Students will write 2-3 paragraphs comparing Taoist philosophy with Judaism (or Hinduism, depending on what has already been taught).

Lesson 3: Rivers in Chinese Landscape Paintings

AIM: How are the ideas of Taoism and the theme of water manifested in traditional Chinese landscape paintings?

· Students will identify the basic elements of Chinese landscape paintings.
· Students will analyze Chinese landscape paintings as manifestations of the Taoist ideal of nature.
· Students will paint or draw their own interpretations of Taoist thought.

Pictures of Guilin : Picture1, Picture2, Picture3, Picture4, Picture5, Picture6
4-5 copies of landscape paintings that include water scenery;
Reading from the previous lesson on Tao te Ching;
Sketch Paper;
Refer to the China Project Lesson on Scroll Paintings at: http://www.globaled.org/curriculum/china/leslie/handouts.htm

Students will examine the real-life photos of Guilin's unique karst rock formations and will write down at least three separate observations.

1. Place Chinese landscapes all over the room and tell the students that they will be in a museum, and have 5-10 minutes to observe the paintings. At the end of the quiet museum time, students should each compile a list of five traits common to all landscape paintings.
2. Using handouts from the lesson on scroll paintings, ask the students to identify each of the parts of the painting. Ask students what feelings, ideals, and values the images evoke. Compare these ideals with other types of art that students have already studied (pyramids, Hindu gods, Renaissance sculpture, modern art, etc.).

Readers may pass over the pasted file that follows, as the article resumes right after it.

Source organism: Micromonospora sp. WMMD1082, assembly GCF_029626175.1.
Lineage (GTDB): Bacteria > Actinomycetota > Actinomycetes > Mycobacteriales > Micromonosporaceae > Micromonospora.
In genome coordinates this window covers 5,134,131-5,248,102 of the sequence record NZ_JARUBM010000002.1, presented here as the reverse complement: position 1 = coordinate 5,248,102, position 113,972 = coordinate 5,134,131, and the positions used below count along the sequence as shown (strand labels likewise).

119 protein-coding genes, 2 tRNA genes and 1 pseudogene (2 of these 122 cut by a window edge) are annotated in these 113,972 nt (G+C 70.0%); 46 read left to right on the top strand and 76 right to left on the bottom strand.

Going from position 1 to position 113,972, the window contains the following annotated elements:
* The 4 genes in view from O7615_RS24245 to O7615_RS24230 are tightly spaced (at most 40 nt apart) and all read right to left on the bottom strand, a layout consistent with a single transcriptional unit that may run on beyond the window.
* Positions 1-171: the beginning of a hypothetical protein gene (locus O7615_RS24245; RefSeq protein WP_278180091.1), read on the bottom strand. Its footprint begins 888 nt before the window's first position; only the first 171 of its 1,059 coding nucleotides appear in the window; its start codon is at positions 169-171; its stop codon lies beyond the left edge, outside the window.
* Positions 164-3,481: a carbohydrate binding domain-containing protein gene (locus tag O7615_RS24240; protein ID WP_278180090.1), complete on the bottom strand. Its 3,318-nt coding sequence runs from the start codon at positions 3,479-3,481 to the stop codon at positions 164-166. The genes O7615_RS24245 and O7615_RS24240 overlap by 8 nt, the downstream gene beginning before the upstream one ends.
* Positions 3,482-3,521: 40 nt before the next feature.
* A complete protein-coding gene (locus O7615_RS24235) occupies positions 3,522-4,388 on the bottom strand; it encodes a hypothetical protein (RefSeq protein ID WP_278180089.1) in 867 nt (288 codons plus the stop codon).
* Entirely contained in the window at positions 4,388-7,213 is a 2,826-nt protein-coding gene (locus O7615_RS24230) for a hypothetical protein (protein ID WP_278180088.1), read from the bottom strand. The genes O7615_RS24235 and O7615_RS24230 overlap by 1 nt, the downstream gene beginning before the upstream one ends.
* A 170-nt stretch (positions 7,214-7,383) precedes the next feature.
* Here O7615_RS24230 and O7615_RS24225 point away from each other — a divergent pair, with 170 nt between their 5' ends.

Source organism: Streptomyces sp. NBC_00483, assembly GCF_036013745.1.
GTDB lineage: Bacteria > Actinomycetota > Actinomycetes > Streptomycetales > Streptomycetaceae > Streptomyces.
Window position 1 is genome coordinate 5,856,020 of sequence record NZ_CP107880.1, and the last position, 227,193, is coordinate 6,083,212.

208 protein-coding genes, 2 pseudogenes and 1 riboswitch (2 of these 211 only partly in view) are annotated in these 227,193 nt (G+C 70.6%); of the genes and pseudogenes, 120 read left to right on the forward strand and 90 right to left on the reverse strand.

(Refer to http://www.globaled.org/curriculum/china/leslie/handouts.htm)
3. Ask students to choose one passage from Taoism that is particularly inspiring to them and to create their own landscape sketch corresponding to the content of the passage.

Student will complete their landscape sketches for homework.

Lesson 4: Contemporary Chinese Rivers: The Three Gorges Dam

AIM: Describe the arguments in favor and against building the Three Gorges Dam on the Yangtze River. How is the Dam project proposal similar to or different from other uses of rivers in Chinese history?

· Students will identify the major components of the proposal to build the Three Gorges Dam.
· Students will analyze the pros and cons of the Dam proposal.
· Students will take a position on the Dam proposal.
· Students will analyze how the Dam proposal is similar to or different from other uses of rivers in Chinese history.

DO NOW: List three functions of a dam.

READING: Any material on the Three Gorges Dam is appropriate. A variety of information is available at www.cnn.com, such as:

Kennedy, Bruce. "China's Three Gorges Dam." 1999. Online: http://www.cnn.com/SPECIALS/1999/china.50/asian.superpower/three.gorges/
Strieker, Gary. "As Yangtze River Dam Rises, Questions Arise." May 8, 1998. Online: http://www.cnn.com/WORLD/asiapcf/9805/08/china.doomed.river/index.html

1. Students will read the assigned article/reading. Each student should list as many pros and cons of the proposed Three Gorges Dam as possible.
2. The teacher will divide the class into five groups:
A. Chinese Communist Part Officials;
B. Green Peace International;
C. Chinese Archaeological Association;
D. Farmers of Fenjie;
E. Merchants in Beijing.
3. Each group must prepare a three-minute oral statement with their position on the dam. After each group presents, the rest will be allowed to prepare a one-minute rebuttal.
4. Ask the students: How does our understanding of the role of rivers and nature in Chinese history help us in our deliberation of the Three Gorges Dam project?

Students will write an essay comparing the various uses of rivers in Chinese history.